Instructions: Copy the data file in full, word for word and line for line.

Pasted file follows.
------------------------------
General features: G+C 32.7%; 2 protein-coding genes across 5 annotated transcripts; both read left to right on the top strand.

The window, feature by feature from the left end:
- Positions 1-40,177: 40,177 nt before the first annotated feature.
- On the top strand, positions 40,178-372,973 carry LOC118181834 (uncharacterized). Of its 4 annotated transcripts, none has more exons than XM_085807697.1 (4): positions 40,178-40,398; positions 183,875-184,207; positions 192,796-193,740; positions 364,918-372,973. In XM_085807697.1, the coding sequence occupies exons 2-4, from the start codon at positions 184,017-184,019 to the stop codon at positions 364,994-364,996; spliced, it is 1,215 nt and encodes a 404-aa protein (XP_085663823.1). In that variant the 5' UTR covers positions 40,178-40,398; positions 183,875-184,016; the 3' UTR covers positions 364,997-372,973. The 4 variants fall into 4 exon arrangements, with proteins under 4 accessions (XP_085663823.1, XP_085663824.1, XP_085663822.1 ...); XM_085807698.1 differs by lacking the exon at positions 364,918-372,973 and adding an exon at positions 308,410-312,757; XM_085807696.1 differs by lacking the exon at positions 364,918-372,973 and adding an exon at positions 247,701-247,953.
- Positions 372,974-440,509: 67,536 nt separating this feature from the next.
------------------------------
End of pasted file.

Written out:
General features: G+C 32.7%; 2 protein-coding genes across 5 annotated transcripts; both read left to right on the top strand.

The window, feature by feature from the left end:
- Positions 1-40,177: 40,177 nt before the first annotated feature.
- On the top strand, positions 40,178-372,973 carry LOC118181834 (uncharacterized). Of its 4 annotated transcripts, none has more exons than XM_085807697.1 (4): positions 40,178-40,398; positions 183,875-184,207; positions 192,796-193,740; positions 364,918-372,973. In XM_085807697.1, the coding sequence occupies exons 2-4, from the start codon at positions 184,017-184,019 to the stop codon at positions 364,994-364,996; spliced, it is 1,215 nt and encodes a 404-aa protein (XP_085663823.1). In that variant the 5' UTR covers positions 40,178-40,398; positions 183,875-184,016; the 3' UTR covers positions 364,997-372,973. The 4 variants fall into 4 exon arrangements, with proteins under 4 accessions (XP_085663823.1, XP_085663824.1, XP_085663822.1 ...); XM_085807698.1 differs by lacking the exon at positions 364,918-372,973 and adding an exon at positions 308,410-312,757; XM_085807696.1 differs by lacking the exon at positions 364,918-372,973 and adding an exon at positions 247,701-247,953.
- Positions 372,974-440,509: 67,536 nt separating this feature from the next.